What happens if you are denied credit or don't get the terms you want?

If you've been denied credit, or didn't get the rate or credit terms you asked for, you should receive a letter stating, in general terms, the reasons why. If the creditor used a credit scoring, you should also receive an explanation of what factors negatively affected your score. The explanation won’t go into detail, but it might say something like “Your income was low” or “You haven’t been employed long enough.” Instead of giving you these notices, some lenders will simply tell you that you have a right to learn the reasons you didn’t receive the credit you wanted, if you ask within 60 days. A notice like this should tell you who to contact. Send a request to get the explanation you are entitled to.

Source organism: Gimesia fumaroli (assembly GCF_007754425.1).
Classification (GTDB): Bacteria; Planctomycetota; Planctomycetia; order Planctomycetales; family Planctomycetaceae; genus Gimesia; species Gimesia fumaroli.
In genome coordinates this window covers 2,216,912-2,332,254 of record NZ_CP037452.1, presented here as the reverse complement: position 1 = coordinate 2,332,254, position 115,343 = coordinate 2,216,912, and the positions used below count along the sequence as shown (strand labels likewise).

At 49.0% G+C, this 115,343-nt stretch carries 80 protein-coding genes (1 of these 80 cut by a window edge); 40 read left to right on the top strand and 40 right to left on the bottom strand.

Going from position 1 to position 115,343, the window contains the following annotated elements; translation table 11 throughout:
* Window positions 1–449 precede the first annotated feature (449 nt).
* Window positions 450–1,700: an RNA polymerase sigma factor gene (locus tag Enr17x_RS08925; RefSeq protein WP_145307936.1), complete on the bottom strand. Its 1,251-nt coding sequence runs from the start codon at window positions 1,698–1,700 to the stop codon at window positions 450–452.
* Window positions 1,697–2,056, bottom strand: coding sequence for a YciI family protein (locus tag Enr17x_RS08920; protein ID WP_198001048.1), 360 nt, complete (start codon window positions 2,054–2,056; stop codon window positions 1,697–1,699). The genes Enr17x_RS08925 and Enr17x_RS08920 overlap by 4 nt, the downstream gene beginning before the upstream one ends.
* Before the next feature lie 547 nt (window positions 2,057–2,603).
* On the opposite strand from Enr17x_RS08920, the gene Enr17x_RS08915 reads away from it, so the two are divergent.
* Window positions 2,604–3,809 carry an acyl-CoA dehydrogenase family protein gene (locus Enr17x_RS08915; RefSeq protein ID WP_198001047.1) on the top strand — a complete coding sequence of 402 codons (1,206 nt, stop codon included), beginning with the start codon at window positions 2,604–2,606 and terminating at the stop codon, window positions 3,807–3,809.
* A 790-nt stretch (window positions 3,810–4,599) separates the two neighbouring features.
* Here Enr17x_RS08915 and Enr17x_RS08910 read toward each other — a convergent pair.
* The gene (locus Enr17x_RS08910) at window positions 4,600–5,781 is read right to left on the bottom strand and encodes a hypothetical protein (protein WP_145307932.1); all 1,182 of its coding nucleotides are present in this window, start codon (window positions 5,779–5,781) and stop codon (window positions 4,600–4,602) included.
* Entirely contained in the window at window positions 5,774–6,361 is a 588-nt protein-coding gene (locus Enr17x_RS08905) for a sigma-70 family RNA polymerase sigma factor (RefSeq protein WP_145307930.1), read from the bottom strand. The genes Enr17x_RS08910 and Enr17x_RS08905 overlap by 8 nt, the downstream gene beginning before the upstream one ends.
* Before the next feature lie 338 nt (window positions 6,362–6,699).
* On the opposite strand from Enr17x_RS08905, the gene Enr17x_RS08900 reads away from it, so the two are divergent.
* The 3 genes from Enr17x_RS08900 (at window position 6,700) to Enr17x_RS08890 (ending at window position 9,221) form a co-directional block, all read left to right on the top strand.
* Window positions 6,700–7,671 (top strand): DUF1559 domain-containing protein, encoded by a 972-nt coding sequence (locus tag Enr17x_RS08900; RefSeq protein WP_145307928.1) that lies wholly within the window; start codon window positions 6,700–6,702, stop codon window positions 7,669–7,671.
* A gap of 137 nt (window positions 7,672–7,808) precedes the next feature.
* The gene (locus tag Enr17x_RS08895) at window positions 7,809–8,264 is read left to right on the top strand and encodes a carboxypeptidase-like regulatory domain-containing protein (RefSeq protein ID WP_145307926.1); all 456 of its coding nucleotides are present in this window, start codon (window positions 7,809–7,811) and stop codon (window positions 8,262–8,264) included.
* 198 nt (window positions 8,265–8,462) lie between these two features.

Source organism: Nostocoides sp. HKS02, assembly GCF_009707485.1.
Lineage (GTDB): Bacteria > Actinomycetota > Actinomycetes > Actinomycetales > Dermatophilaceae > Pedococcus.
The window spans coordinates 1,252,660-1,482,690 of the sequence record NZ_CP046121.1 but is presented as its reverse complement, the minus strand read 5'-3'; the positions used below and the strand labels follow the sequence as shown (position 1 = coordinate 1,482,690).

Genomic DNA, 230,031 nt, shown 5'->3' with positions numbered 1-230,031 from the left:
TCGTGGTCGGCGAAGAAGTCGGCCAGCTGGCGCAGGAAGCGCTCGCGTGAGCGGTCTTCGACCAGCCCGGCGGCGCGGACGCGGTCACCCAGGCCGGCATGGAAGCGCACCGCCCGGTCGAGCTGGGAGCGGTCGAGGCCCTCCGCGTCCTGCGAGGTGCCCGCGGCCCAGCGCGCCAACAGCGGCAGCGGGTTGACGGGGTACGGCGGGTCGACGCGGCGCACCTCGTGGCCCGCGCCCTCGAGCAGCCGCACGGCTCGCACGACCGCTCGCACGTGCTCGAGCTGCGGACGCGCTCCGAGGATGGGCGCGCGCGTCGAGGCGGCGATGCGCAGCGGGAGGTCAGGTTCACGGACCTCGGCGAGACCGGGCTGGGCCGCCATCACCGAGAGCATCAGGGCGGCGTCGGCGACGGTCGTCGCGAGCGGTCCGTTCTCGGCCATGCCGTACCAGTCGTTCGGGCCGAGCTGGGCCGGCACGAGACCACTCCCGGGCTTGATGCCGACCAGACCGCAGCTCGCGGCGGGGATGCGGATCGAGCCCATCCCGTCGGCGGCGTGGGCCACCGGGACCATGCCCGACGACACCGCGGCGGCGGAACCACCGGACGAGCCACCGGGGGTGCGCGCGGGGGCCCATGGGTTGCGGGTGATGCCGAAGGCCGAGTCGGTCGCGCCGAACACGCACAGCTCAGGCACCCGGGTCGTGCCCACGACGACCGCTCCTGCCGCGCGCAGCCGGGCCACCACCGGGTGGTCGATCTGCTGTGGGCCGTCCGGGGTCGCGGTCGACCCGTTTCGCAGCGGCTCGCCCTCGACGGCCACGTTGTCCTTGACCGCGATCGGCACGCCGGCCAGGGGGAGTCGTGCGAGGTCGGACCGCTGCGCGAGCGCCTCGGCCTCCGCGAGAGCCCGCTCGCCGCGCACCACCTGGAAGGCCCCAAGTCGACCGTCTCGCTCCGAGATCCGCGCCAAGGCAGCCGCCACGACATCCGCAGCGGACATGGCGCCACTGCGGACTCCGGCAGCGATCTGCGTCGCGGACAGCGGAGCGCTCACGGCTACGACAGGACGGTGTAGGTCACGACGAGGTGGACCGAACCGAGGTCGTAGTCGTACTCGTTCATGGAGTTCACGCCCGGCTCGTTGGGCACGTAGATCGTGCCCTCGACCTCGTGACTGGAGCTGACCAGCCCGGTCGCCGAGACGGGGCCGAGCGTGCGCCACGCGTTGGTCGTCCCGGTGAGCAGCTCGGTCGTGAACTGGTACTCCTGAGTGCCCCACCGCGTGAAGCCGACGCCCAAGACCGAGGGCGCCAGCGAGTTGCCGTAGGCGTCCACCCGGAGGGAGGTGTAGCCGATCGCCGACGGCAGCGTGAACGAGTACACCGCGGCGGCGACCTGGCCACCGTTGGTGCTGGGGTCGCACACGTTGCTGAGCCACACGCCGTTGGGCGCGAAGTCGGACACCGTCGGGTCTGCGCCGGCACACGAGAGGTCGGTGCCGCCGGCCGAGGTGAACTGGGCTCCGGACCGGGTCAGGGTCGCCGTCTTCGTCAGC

Check whether those factors look accurate. If you are not offered the best rate available because of inaccuracies in your credit report, be sure to dispute the inaccurate information. The notice from your lender should give you contact information for any credit bureau whose information the lender used. You have a right to get a free report from a credit bureau within 60 days of being turned down for credit on the basis of a report from that bureau.

If a creditor says you were denied credit because you are too near your credit limits on your charge cards or you have too many credit card accounts, you may want to reapply after paying down your balances or closing some accounts. Credit scoring systems consider updated information and change over time. Be aware, though, that if you pay down a credit card this month, it can take some time for that information to appear in your credit report and then be reflected in a credit score.